One of Razer's arguably better decisions, regarding their first smartphone was to opt for a very light software package. For the most part, the phone relies on Google's own application package, running on top of what we already determined to be a nearly vanilla Android ROM.
Still, there are a few custom apps to note, one of them being the Phone app. Since it lends itself to skinning as part of Razer's extensive Theme system, we can be certain it is not an AOSP solution. However, besides the theme support, you would be hard-pressed to find anything else really custom within the app.
It shares a common interface with the Contacts directory, placed in its own separate tab, as well as the call history log. There are some call settings to explore as well, but again, nothing out of the ordinary.
The Messages app is another custom Razer creation that is more than loosely based on Google's AOSP solution. Communication is separated out into threads, you get MMS and group chat support. The standard drill.
As you can probably guess, GBoard is the default pre-loaded input solution. Google's keyboard has come a long way since its early days in terms of customizability. Plus, you still get the benefit of the search giant's great prediction algorithms, as well as in-place online searching and GIF support.
If there is one thing the Razer Phone has no shortage of, it has to be loudspeakers. Like we already mentioned, the large top and bottom chins of the phone have been put to good use, housing large speakers. So large, Razer apparently felt the need to include two AMPs - one for each speaker.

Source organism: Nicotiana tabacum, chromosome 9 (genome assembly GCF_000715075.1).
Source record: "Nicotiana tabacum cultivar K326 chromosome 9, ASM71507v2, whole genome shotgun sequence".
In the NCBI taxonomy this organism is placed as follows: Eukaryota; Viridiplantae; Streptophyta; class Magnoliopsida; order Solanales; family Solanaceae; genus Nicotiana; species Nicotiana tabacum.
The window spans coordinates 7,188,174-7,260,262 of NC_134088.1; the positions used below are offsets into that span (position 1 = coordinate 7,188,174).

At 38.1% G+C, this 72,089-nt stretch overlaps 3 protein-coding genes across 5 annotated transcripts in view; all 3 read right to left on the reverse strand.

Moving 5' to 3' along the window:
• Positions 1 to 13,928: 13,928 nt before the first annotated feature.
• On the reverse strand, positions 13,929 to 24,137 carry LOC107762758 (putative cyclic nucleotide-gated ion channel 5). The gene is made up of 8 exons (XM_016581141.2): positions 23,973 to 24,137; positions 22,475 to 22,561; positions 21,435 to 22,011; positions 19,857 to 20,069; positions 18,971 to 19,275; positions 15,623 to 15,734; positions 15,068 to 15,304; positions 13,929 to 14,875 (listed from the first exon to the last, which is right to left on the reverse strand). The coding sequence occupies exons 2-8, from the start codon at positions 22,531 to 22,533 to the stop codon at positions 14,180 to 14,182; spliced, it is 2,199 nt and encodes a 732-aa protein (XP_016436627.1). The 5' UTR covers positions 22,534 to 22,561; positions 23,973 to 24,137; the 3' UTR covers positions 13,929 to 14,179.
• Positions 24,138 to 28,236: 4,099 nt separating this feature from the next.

The result is two seriously loud front-firing speakers that almost make up for the dust-happy speaker grills, they are covered with.
|Speakerphone test||Voice, dB||Ringing ||Overall score|
But loudness alone is only half the victory. Razer appears to agree, since they acquired a THX certification and also included DOLBY ATMOS technology and equalizers. The result is amazingly crisp and clear audio. The only real issue is finding the right content to enjoy.
Not much else to cover here, since most everything is handled by Google apps.
Besides that, Razer did put in the effort to write a calculator and a clock app. Both are very straight-forward and probably exist for the sole purpose of filling gaps in Google's current app package.
Still, they work as intended and as an added bonus, are subject to color changes via themes. A file manager would have been a nice touch, as well. But, then again, its absence is nothing to realistically lose sleep over.